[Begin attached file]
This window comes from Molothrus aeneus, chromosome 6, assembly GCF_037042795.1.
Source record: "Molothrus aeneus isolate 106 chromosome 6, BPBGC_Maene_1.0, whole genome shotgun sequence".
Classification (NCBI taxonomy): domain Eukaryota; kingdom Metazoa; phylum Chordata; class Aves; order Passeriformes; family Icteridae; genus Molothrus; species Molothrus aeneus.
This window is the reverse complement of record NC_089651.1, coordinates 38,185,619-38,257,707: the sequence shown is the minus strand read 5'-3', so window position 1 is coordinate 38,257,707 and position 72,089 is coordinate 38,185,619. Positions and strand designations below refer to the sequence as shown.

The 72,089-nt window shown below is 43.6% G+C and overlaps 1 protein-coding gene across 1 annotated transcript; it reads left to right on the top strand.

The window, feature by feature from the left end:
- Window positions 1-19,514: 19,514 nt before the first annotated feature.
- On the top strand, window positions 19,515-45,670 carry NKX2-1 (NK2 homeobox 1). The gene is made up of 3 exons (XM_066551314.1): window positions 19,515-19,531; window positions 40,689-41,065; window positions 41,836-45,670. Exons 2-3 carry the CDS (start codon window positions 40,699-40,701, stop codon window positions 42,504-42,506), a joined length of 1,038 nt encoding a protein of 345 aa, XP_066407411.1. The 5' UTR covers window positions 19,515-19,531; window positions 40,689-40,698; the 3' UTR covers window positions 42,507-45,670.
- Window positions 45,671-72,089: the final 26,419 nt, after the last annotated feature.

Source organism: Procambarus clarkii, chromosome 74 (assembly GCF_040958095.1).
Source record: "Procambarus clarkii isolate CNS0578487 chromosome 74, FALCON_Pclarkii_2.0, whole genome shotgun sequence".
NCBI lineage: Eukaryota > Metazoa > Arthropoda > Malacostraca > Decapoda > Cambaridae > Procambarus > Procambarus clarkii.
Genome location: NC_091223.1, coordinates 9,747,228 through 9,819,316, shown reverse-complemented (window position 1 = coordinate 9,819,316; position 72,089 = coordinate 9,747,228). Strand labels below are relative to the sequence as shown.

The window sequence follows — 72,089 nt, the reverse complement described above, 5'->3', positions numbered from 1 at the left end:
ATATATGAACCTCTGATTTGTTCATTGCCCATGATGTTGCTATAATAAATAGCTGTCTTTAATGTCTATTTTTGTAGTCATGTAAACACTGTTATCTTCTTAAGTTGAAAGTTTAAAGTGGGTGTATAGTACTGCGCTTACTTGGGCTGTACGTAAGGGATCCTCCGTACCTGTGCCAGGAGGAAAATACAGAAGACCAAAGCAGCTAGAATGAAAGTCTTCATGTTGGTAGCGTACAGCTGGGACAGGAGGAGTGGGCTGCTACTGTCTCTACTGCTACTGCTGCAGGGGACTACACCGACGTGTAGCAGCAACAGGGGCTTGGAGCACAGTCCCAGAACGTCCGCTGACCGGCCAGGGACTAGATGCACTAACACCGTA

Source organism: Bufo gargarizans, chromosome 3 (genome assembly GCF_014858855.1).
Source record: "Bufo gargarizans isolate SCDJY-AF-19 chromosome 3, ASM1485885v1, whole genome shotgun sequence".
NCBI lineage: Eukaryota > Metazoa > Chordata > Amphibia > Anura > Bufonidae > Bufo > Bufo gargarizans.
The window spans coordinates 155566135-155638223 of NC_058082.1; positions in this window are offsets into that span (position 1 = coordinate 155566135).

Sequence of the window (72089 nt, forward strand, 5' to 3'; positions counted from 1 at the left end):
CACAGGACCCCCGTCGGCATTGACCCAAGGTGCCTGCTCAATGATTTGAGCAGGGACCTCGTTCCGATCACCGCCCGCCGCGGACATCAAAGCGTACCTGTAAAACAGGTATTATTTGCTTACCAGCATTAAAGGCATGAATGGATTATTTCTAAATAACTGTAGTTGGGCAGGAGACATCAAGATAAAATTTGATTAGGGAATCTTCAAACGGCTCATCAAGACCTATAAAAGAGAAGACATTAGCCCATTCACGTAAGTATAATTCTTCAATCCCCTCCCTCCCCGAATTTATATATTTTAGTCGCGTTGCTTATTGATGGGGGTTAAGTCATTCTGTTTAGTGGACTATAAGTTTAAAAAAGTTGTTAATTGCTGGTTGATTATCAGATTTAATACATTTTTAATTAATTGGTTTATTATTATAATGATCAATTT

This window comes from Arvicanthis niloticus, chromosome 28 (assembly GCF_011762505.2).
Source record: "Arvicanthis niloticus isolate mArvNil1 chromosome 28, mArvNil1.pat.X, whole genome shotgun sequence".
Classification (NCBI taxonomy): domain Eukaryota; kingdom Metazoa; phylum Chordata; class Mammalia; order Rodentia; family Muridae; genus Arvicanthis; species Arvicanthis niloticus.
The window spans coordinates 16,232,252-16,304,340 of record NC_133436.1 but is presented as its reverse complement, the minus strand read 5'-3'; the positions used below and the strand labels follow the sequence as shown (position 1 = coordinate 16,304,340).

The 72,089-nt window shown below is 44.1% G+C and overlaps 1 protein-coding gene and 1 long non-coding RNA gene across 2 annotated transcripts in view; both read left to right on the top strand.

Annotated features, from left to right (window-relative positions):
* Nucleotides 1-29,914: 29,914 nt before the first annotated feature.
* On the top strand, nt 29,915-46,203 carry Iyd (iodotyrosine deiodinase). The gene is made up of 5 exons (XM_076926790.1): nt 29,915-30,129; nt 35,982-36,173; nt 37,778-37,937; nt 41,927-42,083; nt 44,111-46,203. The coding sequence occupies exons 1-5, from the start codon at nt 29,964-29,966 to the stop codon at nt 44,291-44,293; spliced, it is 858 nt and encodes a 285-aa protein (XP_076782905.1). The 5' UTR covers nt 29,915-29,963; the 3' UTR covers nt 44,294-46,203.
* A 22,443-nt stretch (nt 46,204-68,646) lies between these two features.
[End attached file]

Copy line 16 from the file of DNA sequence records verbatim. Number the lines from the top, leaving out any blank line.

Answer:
Source organism: Bufo gargarizans, chromosome 3 (genome assembly GCF_014858855.1).